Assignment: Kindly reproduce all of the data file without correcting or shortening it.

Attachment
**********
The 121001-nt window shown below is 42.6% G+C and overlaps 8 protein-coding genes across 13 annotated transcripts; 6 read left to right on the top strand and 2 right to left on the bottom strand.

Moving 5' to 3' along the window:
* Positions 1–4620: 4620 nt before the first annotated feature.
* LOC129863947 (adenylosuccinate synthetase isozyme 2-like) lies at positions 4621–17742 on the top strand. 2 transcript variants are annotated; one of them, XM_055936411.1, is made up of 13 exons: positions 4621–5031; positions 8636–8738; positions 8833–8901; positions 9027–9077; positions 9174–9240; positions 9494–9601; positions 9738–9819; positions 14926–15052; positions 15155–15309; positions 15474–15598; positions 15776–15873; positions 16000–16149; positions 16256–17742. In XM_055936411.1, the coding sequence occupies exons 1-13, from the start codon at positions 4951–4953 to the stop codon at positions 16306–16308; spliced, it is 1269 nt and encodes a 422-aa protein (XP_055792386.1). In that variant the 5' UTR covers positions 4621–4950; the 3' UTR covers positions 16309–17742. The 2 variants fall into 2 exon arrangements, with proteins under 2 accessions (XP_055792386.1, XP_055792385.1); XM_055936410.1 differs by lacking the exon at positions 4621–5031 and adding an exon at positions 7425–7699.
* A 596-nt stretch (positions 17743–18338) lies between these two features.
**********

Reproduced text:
The 121001-nt window shown below is 42.6% G+C and overlaps 8 protein-coding genes across 13 annotated transcripts; 6 read left to right on the top strand and 2 right to left on the bottom strand.

Moving 5' to 3' along the window:
* Positions 1–4620: 4620 nt before the first annotated feature.
* LOC129863947 (adenylosuccinate synthetase isozyme 2-like) lies at positions 4621–17742 on the top strand. 2 transcript variants are annotated; one of them, XM_055936411.1, is made up of 13 exons: positions 4621–5031; positions 8636–8738; positions 8833–8901; positions 9027–9077; positions 9174–9240; positions 9494–9601; positions 9738–9819; positions 14926–15052; positions 15155–15309; positions 15474–15598; positions 15776–15873; positions 16000–16149; positions 16256–17742. In XM_055936411.1, the coding sequence occupies exons 1-13, from the start codon at positions 4951–4953 to the stop codon at positions 16306–16308; spliced, it is 1269 nt and encodes a 422-aa protein (XP_055792386.1). In that variant the 5' UTR covers positions 4621–4950; the 3' UTR covers positions 16309–17742. The 2 variants fall into 2 exon arrangements, with proteins under 2 accessions (XP_055792386.1, XP_055792385.1); XM_055936410.1 differs by lacking the exon at positions 4621–5031 and adding an exon at positions 7425–7699.
* A 596-nt stretch (positions 17743–18338) lies between these two features.